World Food Day is observed to commemorate the anniversary of the Food and Agriculture Organisation (FAO) of the United Nations in 1945. The organisation was founded on the premise that food is a fundamental human right to be preserved globally.
Hunger and malnutrition remain enormous challenge and continue to be a matter of concern to developing and developed countries. Globally, 10 crore children under the age of five are underweight and 25 percent of the world's children have stunted growth. 'Zero hunger' is one of the sustainable development goals aimed at ending hunger and malnutrition by 2030. There is still a distressing gap between the rate of progress in the fight against hunger and malnutrition.
On one hand, one-third of the food produced in the world for human consumption every year perishes or gets wasted. On the other hand, one in ten people goes hungry every day. The chief causes and realities of hunger are not adequately addressed. Wastage needs to be curbed, while a focus on innovative technology to improve agriculture should be strengthened.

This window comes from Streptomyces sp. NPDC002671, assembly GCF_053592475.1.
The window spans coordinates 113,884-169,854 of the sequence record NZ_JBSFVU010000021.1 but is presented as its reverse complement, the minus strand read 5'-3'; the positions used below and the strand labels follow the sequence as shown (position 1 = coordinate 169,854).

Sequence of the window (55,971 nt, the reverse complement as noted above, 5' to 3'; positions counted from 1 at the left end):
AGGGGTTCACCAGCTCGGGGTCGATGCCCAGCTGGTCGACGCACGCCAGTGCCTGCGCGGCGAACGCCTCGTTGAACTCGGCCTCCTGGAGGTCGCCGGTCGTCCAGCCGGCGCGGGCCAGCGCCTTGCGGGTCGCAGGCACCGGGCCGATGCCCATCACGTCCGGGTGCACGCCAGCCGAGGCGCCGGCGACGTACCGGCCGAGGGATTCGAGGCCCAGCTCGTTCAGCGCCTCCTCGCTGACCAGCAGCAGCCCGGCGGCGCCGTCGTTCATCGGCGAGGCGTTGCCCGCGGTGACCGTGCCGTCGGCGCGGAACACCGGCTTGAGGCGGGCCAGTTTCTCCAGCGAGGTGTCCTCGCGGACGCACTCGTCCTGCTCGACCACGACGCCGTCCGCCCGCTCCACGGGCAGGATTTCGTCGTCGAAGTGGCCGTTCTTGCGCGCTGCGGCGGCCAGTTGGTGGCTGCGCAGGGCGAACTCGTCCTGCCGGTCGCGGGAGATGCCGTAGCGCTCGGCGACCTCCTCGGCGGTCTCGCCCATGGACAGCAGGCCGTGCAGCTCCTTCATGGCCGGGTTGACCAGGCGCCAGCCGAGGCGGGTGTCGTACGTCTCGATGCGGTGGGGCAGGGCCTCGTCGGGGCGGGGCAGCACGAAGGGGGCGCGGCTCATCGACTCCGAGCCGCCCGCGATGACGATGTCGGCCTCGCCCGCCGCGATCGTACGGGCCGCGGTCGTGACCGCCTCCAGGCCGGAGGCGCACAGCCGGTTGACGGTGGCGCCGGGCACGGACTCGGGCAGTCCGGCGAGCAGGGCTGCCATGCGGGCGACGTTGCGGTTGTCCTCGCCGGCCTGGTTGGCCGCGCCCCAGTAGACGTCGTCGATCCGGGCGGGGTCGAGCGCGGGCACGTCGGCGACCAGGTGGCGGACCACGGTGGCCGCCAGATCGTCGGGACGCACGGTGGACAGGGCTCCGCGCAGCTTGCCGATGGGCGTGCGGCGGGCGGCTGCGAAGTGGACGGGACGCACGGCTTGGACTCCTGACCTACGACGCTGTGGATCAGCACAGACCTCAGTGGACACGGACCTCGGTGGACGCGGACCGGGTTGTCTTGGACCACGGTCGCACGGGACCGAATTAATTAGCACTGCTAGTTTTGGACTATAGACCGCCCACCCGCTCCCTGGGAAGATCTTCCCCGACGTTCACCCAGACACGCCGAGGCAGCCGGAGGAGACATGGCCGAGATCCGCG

Food wastage is a serious global issue that affects the economy, health index, mortality rates and the environment of a country. There is an urgent need for every country to frame laws and provisions to curb the problem of food wastage.
The author is CEO of The Third Umpire Media. He had held senior management roles at Bertelsmann, National Geographic, Fox Broadcasting, Star TV and other companies. He is also an alumnus of Indian Institute of Foreign Trade.
Updated Date: Oct 16, 2018 14:17 PM